In an address on public television on February 1st, Mohammed Tawfiq Allawi sympathetically appealed directly to anti-government protesters occupying Tahrir Square, aiming to signal the beginning of a new chapter in Iraqi politics. The address came only a couple of hours after Allawi was named Iraq’s Prime Minister-Delegate.
Allawi was appointed by President Salih after the Iraqi Parliament failed following two months to decide on a new prime minister after the previous PM resigned in November in response to mass unrest. Even after the previous PM, Adil Abd al-Mahdi, resigned on November 29th, mass protests have continued. As of early February, the unrest has left more than 500 people dead and 17,000 injured.
Protesters React and Resist
In post-Saddam Hussein Iraq, political power has been shared across sectarian divisions. Certain Iraqi political positions are reserved for representatives of a particular religious or ethnic sect. One of the major grievances expressed in recent protests has been the belief that this system has become a tool for elites to manipulate sectarian alliances, maintaining patronage networks, clientelism, and corruption.
Demonstrators have demanded an end to corruption and greater job opportunities. The protests began in October with demands for the resignation of the then-government and new elections. Additionally, protestors have called for the removal of the political elite that has dominated the political system introduced after the US invasion in 2003.
Allawi himself is by no means the pure technocrat, unaffiliated with political parties, that many protesters yearn for. He is the country’s former communications minister, having served two terms under former PM Nouri al-Maliki. Allawi has also served as a member of Parliament and is the cousin of former vice president and prime minister, Iyad Allawi.
While Allawi is no stranger to Iraqi politics, he is not disgraced by the corruption allegations that follow several other Iraqi political figures. In fact, Allawi resigned from his cabinet post in 2012 after accusing al-Maliki of interfering politically in the communications ministry and ignoring widespread government corruption. His complicated legacy has made the impact of his appointment unclear.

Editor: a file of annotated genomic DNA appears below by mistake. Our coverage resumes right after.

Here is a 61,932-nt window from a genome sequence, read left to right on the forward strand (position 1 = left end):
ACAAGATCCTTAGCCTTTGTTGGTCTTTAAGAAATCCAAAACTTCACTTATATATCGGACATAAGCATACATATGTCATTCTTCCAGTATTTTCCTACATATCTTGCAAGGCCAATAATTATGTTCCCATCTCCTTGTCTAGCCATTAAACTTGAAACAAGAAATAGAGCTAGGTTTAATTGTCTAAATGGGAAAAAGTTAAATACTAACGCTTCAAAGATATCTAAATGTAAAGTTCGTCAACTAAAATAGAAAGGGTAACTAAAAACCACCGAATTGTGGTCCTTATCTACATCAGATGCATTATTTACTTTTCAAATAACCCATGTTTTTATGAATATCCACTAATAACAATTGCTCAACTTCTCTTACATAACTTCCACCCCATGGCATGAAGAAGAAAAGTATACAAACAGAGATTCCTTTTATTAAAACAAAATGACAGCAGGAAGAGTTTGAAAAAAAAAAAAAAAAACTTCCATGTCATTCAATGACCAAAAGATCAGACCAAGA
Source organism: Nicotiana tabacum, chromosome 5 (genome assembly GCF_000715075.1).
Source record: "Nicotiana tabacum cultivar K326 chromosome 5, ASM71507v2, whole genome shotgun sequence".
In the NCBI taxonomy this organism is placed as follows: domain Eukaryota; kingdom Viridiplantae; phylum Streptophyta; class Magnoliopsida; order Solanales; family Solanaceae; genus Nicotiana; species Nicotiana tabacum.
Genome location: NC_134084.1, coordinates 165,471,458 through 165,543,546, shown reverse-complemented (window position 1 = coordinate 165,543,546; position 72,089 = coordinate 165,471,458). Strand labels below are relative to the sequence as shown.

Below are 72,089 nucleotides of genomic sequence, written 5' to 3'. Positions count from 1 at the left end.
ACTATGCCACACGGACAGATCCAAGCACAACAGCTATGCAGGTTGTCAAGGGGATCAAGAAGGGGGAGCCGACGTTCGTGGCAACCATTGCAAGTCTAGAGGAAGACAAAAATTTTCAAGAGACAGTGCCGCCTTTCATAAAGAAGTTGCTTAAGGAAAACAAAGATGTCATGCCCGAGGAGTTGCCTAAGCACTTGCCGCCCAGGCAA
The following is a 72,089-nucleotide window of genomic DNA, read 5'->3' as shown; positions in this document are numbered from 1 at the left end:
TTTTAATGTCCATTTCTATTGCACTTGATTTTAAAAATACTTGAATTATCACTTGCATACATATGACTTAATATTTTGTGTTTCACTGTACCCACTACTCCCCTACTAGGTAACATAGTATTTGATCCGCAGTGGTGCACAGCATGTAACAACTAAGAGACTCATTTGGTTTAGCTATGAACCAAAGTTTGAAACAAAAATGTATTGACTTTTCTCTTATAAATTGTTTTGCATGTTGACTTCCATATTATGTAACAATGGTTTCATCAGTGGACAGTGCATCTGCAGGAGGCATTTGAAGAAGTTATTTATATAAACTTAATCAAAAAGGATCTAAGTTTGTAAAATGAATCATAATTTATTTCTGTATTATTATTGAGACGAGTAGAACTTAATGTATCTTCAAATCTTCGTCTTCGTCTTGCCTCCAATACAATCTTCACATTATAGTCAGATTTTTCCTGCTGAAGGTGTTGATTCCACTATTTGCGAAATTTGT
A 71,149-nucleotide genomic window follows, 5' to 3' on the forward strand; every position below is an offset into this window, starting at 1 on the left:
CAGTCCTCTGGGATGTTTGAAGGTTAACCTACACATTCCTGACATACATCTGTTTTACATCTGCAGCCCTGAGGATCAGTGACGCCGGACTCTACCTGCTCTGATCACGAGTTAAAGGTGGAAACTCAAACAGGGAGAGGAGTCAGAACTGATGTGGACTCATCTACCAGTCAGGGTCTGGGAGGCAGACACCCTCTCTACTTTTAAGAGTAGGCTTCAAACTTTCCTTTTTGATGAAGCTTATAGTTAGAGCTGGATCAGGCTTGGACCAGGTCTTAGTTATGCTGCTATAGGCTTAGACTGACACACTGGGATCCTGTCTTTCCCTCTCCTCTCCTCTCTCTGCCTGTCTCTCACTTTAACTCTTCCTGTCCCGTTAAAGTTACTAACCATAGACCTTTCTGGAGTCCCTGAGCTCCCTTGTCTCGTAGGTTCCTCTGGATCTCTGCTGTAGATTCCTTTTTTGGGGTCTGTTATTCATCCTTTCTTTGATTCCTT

Allawi clearly checks many politics boxes: he has worked with a wide range of political parties, he is educated and secular, and he has the required Shiite Muslim background for the PM position. Despite how these characteristics may have benefited him in more politically stable times, his experience in Iraq’s cabinet is enough to tarnish his reputation for many frustrated protesters.
According to the Iraqi constitution, once Mr. Allawi is sworn in by Parliament in the next session, he will have 30 days to form a new government and put together a cabinet. However, his task is likely to be made more difficult by popular protests and divided public opinion.
Muqtada al-Sadr, an influential leader of one of the biggest Shia blocs in parliament, has demonstrated full support of Allawi. Despite al-Sadr’s calls to clear roads and continue “day-to-day life,” protesters continue to turn out in the streets of Tehran.
However, Iraqis themselves are not the only ones who have a hand in the fate of their country. On February 2nd, Iran offered its full support for Allawi. Iran’s support for Allawi is relatively unsurprising; Iran has deep ties to Shia political parties and militias in Iraq and is likely to support a government that will be sympathetic to Iranian interests.
Following al-Sadr’s announcement of support for Allawi, al-Sadr’s followers were seen collaborating with security forces and helping to clear blocked roads. Notably, they took over a strategically significant high-rise building that had been occupied by anti-government protesters. Al-Sadr’s followers forced protesters out of the building who had been camping in the building since October, shouting that the anti-government demonstrators haven’t done any good and have ruined the economy.
Al-Sadr’s followers and staunch anti-government protesters represent diametrically opposed possibilities for the future of Iraqis’ relationship with their government.
Allawi must navigate two spheres of domestic resistance to his nomination. One one hand, he must face the protesters who have already demonstrated their commitment to bringing about lasting political change. On the other hand, he will be up against powerful political establishment actors who are unlikely to take steps against corruption without resistance.
Allawi’s ability to satisfy political actors will be tested by whether he is able to win a majority of votes in the Council of Representatives to win the premiership. Additionally, though protesters do not have a direct voice in the Iraqi parliament, they have proven to be an informal check on Allawi’s leadership. Otherwise, they may significantly hinder Allawi’s ability to successfully govern.
Essentially, the protesters may not have a formal vote, but their approval or disapproval of the incoming PM will certainly impact the degree to which the new government stabilizes or collapses. One protester, when speaking about al-Sadr’s followers, aptly synthesized the current polarizing instability at hand, stating: “They will never mix with us…We are here for our homeland, they are blindly following the tweet of one cleric.”
Edited by Sophia Rafuse.
The opinions expressed in this article are solely those of the author and they do not reflect the position of the McGill Journal of Political Studies or the Political Science Students’ Association.
Image via Wikimedia Commons